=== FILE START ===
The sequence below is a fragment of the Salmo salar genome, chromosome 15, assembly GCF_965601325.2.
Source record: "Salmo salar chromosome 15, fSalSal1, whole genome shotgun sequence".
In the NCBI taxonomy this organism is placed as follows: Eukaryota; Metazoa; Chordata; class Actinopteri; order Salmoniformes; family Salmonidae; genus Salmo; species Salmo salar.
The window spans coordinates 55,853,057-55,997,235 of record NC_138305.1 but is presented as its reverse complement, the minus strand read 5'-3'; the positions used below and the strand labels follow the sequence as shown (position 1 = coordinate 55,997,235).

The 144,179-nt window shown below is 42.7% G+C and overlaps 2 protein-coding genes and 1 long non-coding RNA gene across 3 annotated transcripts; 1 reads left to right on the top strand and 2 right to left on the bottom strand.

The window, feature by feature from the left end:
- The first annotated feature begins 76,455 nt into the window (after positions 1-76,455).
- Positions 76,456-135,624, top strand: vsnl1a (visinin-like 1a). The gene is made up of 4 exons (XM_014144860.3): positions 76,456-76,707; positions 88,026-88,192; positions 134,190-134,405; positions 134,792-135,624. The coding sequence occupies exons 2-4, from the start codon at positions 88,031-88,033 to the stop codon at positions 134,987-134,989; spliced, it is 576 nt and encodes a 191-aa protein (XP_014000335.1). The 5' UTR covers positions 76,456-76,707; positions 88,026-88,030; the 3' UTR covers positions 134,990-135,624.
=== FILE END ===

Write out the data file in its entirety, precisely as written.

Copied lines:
The sequence below is a fragment of the Salmo salar genome, chromosome 15, assembly GCF_965601325.2.
Source record: "Salmo salar chromosome 15, fSalSal1, whole genome shotgun sequence".
In the NCBI taxonomy this organism is placed as follows: Eukaryota; Metazoa; Chordata; class Actinopteri; order Salmoniformes; family Salmonidae; genus Salmo; species Salmo salar.
The window spans coordinates 55,853,057-55,997,235 of record NC_138305.1 but is presented as its reverse complement, the minus strand read 5'-3'; the positions used below and the strand labels follow the sequence as shown (position 1 = coordinate 55,997,235).

The 144,179-nt window shown below is 42.7% G+C and overlaps 2 protein-coding genes and 1 long non-coding RNA gene across 3 annotated transcripts; 1 reads left to right on the top strand and 2 right to left on the bottom strand.

The window, feature by feature from the left end:
- The first annotated feature begins 76,455 nt into the window (after positions 1-76,455).
- Positions 76,456-135,624, top strand: vsnl1a (visinin-like 1a). The gene is made up of 4 exons (XM_014144860.3): positions 76,456-76,707; positions 88,026-88,192; positions 134,190-134,405; positions 134,792-135,624. The coding sequence occupies exons 2-4, from the start codon at positions 88,031-88,033 to the stop codon at positions 134,987-134,989; spliced, it is 576 nt and encodes a 191-aa protein (XP_014000335.1). The 5' UTR covers positions 76,456-76,707; positions 88,026-88,030; the 3' UTR covers positions 134,990-135,624.